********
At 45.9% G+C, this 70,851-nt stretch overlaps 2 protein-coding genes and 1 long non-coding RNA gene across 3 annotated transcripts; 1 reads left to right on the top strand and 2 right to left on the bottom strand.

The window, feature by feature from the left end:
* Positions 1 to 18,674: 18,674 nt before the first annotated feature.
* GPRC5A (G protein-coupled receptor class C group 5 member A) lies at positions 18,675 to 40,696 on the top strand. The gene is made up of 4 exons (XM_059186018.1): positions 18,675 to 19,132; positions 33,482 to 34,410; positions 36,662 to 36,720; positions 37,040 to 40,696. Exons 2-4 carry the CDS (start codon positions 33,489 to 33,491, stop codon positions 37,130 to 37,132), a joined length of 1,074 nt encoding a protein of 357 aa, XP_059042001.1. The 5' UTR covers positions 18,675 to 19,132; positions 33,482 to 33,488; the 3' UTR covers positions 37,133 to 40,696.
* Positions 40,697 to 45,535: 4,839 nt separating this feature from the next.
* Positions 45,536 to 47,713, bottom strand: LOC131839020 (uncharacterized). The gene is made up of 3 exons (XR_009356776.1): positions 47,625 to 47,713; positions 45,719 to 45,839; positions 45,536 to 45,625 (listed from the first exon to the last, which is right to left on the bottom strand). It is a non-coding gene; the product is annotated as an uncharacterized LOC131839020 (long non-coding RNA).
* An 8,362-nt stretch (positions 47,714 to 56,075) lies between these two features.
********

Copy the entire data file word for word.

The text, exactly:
At 45.9% G+C, this 70,851-nt stretch overlaps 2 protein-coding genes and 1 long non-coding RNA gene across 3 annotated transcripts; 1 reads left to right on the top strand and 2 right to left on the bottom strand.

The window, feature by feature from the left end:
* Positions 1 to 18,674: 18,674 nt before the first annotated feature.
* GPRC5A (G protein-coupled receptor class C group 5 member A) lies at positions 18,675 to 40,696 on the top strand. The gene is made up of 4 exons (XM_059186018.1): positions 18,675 to 19,132; positions 33,482 to 34,410; positions 36,662 to 36,720; positions 37,040 to 40,696. Exons 2-4 carry the CDS (start codon positions 33,489 to 33,491, stop codon positions 37,130 to 37,132), a joined length of 1,074 nt encoding a protein of 357 aa, XP_059042001.1. The 5' UTR covers positions 18,675 to 19,132; positions 33,482 to 33,488; the 3' UTR covers positions 37,133 to 40,696.
* Positions 40,697 to 45,535: 4,839 nt separating this feature from the next.
* Positions 45,536 to 47,713, bottom strand: LOC131839020 (uncharacterized). The gene is made up of 3 exons (XR_009356776.1): positions 47,625 to 47,713; positions 45,719 to 45,839; positions 45,536 to 45,625 (listed from the first exon to the last, which is right to left on the bottom strand). It is a non-coding gene; the product is annotated as an uncharacterized LOC131839020 (long non-coding RNA).
* An 8,362-nt stretch (positions 47,714 to 56,075) lies between these two features.